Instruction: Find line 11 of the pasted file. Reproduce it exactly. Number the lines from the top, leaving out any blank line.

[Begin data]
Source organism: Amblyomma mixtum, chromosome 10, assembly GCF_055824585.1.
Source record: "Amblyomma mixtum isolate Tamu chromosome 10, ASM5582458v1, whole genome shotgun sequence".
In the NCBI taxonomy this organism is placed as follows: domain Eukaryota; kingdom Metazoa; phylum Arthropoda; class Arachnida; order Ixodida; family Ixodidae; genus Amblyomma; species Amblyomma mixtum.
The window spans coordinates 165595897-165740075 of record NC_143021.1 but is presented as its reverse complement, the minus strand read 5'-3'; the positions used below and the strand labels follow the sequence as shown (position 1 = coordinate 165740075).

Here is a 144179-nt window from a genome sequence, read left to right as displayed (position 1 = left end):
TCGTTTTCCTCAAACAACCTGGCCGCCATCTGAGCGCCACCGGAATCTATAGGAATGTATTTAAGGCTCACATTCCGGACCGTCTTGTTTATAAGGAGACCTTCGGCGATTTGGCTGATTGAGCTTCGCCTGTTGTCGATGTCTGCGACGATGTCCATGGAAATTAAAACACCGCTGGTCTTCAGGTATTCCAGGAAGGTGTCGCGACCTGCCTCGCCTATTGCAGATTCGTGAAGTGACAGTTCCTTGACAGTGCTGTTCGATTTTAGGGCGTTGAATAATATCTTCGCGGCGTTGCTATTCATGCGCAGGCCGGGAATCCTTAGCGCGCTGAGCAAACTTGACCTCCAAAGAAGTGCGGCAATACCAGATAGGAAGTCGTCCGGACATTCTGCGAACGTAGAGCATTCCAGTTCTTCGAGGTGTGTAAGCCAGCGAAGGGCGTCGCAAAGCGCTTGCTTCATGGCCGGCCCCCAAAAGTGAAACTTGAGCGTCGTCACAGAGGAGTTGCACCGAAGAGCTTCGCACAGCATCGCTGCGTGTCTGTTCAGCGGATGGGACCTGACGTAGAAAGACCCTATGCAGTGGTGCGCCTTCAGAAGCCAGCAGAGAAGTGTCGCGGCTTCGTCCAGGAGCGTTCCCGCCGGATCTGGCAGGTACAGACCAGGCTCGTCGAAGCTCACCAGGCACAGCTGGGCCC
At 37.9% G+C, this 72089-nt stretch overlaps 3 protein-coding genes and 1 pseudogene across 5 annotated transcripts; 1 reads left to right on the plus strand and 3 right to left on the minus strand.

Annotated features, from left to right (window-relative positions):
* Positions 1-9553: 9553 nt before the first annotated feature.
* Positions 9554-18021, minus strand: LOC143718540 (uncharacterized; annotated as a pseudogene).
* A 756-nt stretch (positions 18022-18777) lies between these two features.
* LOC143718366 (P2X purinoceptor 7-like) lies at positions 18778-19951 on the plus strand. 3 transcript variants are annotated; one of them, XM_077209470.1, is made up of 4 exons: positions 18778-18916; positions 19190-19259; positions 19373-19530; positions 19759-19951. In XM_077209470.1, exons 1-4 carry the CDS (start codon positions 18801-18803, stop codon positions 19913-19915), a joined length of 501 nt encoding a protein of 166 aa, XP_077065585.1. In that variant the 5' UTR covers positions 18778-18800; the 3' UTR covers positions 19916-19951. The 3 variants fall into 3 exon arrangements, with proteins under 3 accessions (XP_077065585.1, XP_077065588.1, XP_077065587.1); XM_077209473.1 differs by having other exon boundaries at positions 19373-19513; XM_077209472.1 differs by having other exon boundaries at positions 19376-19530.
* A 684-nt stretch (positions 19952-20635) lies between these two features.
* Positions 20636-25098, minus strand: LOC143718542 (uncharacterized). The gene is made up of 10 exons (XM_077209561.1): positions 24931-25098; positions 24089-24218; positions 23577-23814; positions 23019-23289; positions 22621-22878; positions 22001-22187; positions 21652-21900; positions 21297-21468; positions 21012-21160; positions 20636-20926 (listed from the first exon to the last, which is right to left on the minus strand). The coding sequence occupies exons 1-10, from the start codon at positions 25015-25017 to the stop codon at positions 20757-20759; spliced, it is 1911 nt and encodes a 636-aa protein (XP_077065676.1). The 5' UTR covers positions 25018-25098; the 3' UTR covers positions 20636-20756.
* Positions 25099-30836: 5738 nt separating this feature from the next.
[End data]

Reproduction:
* A 756-nt stretch (positions 18022-18777) lies between these two features.